Quotations About / On:
It's not the men in my life, but the life in my men.
(Mae West (1892-1980), U.S. screen actor, Harland Thompson, screenwriter, and Wesley Ruggles. Tira (Mae West), in I'm No Angel (film), rephrasing a reporter's questions (1933).)
A life spent in making mistakes is not only more honorable but more useful than a life spent doing nothing.
(George Bernard Shaw (1856-1950), Anglo-Irish playwright, critic. "The Technical Problem," preface, The Doctor's Dilemma (1911).)
Either life entails courage, or it ceases to be life.
(E.M. (Edward Morgan) Forster (1879-1970), British novelist, essayist. Pharos and Pharillon, "The Poetry of C.P. Cavafy," in the Pharillon section (1923).)
There is no private life which has not been determined by a wider public life.
(George Eliot [Mary Ann (or Marian) Evans] (1819-1880), British novelist, editor. Felix Holt, The Radical, ch. 3 (1866).)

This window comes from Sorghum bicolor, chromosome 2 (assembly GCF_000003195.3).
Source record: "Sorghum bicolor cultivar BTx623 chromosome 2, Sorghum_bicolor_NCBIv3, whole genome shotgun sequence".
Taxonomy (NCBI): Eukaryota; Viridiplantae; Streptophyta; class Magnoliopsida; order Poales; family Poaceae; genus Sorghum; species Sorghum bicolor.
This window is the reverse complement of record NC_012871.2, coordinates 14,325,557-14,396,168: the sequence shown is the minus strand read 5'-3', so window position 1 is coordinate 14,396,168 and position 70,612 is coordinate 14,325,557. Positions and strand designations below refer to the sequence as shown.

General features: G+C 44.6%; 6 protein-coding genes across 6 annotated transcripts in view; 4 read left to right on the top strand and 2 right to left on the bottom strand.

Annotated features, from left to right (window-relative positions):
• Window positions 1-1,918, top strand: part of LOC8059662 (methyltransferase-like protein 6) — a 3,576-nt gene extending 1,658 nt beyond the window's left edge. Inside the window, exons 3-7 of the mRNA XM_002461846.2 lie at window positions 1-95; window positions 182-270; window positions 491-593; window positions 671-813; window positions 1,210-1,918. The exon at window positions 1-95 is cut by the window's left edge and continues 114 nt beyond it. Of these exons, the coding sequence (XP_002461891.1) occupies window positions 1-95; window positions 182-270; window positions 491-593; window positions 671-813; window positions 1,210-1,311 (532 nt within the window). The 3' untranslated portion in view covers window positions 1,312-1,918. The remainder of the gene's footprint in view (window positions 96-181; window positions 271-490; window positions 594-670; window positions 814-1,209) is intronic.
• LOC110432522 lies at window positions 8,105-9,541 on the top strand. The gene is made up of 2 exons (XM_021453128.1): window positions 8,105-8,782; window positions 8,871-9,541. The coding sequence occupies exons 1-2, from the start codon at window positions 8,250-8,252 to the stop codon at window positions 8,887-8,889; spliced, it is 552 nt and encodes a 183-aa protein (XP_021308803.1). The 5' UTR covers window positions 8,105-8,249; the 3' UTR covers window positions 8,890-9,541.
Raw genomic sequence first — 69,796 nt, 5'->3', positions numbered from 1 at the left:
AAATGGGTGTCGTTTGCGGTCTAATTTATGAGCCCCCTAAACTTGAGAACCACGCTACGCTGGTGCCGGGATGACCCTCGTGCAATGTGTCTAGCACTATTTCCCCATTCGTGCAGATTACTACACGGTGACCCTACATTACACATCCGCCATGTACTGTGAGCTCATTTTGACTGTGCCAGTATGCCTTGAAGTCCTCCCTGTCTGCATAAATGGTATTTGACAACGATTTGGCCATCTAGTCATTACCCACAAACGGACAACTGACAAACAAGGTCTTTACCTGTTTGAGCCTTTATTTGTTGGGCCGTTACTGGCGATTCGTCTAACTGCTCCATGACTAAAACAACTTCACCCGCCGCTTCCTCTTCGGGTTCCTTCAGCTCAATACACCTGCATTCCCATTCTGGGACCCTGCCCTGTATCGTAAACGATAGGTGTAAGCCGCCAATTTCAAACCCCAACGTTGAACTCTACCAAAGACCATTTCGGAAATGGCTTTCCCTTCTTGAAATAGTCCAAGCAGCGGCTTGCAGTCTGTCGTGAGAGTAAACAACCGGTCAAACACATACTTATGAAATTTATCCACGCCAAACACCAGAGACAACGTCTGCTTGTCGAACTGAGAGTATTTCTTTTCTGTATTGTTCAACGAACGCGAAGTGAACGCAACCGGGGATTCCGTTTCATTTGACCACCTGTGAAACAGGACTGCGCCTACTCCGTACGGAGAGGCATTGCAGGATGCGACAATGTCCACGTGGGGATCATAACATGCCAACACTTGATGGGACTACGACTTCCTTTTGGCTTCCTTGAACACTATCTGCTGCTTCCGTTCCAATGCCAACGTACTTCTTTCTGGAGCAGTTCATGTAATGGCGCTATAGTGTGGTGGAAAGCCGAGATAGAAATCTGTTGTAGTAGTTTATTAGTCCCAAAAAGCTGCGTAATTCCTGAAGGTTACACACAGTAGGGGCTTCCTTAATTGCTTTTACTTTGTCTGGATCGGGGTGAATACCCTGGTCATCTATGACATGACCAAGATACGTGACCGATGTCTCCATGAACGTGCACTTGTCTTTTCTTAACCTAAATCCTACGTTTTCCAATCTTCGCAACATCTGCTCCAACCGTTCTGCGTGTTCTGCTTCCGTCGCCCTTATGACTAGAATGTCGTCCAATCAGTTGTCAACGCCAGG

He who does not accept and respect those who want to reject life does not truly accept and respect life itself.
(Thomas Szasz (b. 1920), U.S. psychiatrist. "Suicide," The Second Sin (1973).)
Nothing is a matter of life and death except life and death.
(Angela Carter (1940-1992), British postmodern novelist. repr. Penguin. Wise Children, ch. 4, Chatto & Windus (1991).)
Nothing in life possesses value except the degree of powerassuming that life itself is the will to power.
(Friedrich Nietzsche (1844-1900), German philosopher, classical scholar, critic of culture. Friedrich Nietzsche, Sämtliche Werke: Kritische Studienausgabe, vol. 12, p. 215, selection 5, eds. Giorgio Colli and Mazzino Montinari, Berlin, de Gruyter (1980). Unpublished note dating to Summer 1886Fall 1887, series on "European Nihilism," section 10 (June 10, 1887).)
The destructive character lives from the feeling, not that life is worth living, but that suicide is not worth the trouble.
(Walter Benjamin (1892-1940), German critic, philosopher. repr. In One-Way Street and Other Writings (1978). "The Destructive Character," Frankfurter Zeitung (Nov. 20, 1931).)
In comedy, reconcilement with life comes at the point when to the tragic sense only an inalienable difference or dissension with life appears.
(Constance Rourke (1885-1941), U.S. author. American Humor, ch. 8 (1931).)
Capital is dead labor, which, vampire-like, lives only by sucking living labor, and lives the more, the more labor it sucks.
(Karl Marx (1818-1883), German political theorist and social philosopher. Capital, vol. 1, ch. 10 (1867).)